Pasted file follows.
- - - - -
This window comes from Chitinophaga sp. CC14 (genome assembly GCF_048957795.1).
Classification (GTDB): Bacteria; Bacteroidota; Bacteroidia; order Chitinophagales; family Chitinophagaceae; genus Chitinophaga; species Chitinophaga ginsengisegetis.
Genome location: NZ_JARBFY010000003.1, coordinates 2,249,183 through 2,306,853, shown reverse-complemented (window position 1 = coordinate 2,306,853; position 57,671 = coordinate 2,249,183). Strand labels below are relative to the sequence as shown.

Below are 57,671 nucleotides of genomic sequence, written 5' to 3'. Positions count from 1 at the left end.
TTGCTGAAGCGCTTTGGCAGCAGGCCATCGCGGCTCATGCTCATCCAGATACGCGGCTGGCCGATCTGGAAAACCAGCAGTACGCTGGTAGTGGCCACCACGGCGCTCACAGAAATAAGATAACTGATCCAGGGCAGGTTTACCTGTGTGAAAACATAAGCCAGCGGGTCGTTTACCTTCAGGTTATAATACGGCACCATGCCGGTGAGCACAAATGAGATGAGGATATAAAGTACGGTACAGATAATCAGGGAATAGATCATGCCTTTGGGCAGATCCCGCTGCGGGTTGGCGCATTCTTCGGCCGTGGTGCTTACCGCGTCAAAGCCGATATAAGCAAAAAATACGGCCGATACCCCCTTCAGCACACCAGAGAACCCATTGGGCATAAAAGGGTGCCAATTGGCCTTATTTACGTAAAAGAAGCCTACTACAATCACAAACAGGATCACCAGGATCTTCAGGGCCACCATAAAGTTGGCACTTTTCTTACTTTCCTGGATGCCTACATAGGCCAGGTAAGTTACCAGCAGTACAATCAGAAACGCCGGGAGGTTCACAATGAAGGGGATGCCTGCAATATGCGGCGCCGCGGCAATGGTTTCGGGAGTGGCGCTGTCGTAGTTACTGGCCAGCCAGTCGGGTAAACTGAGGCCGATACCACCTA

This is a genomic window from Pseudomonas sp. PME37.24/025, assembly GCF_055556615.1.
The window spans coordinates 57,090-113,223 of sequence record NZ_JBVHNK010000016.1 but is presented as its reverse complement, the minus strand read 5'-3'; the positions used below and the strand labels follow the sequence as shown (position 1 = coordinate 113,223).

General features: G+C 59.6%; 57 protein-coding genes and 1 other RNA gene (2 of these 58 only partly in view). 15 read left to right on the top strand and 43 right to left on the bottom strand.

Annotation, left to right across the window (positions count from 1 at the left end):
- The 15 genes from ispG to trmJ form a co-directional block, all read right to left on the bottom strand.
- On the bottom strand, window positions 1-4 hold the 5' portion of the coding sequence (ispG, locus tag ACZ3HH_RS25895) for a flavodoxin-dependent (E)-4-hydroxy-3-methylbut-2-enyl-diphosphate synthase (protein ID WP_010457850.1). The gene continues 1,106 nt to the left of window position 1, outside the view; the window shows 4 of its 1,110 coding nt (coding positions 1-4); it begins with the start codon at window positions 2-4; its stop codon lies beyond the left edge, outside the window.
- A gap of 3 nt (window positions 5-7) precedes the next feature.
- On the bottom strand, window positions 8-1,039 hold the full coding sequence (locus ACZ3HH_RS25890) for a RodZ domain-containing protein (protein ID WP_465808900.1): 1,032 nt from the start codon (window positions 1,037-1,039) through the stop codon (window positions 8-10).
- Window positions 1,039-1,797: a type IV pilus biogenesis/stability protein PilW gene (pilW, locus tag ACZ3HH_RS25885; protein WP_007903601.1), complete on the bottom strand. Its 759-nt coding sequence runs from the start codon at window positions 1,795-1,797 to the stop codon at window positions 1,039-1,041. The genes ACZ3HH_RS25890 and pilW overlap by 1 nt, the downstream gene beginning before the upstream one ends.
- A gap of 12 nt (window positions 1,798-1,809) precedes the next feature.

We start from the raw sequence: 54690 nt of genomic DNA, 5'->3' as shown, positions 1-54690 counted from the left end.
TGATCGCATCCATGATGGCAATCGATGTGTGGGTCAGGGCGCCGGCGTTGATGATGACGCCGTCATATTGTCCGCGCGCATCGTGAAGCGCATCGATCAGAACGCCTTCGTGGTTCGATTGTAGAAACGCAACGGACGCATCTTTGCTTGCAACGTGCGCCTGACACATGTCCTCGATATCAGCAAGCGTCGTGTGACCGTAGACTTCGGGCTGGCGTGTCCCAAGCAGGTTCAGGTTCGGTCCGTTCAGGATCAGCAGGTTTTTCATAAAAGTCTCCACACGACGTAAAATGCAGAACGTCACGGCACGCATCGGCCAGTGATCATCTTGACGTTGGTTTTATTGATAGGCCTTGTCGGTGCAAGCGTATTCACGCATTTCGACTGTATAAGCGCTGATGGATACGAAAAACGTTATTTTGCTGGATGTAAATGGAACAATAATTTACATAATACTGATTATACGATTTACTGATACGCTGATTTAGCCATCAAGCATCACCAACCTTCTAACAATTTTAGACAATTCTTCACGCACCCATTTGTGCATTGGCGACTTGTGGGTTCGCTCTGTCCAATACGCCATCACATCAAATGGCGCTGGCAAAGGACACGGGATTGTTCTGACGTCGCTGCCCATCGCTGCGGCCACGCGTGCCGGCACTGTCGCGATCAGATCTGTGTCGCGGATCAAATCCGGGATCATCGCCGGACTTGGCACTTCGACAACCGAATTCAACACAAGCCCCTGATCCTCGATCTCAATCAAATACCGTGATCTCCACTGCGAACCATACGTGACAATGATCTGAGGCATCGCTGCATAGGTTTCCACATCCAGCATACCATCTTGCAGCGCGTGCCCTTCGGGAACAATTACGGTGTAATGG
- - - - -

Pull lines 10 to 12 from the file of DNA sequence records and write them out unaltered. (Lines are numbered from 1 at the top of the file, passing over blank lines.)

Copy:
- The 15 genes from ispG to trmJ form a co-directional block, all read right to left on the bottom strand.
- On the bottom strand, window positions 1-4 hold the 5' portion of the coding sequence (ispG, locus tag ACZ3HH_RS25895) for a flavodoxin-dependent (E)-4-hydroxy-3-methylbut-2-enyl-diphosphate synthase (protein ID WP_010457850.1). The gene continues 1,106 nt to the left of window position 1, outside the view; the window shows 4 of its 1,110 coding nt (coding positions 1-4); it begins with the start codon at window positions 2-4; its stop codon lies beyond the left edge, outside the window.
- A gap of 3 nt (window positions 5-7) precedes the next feature.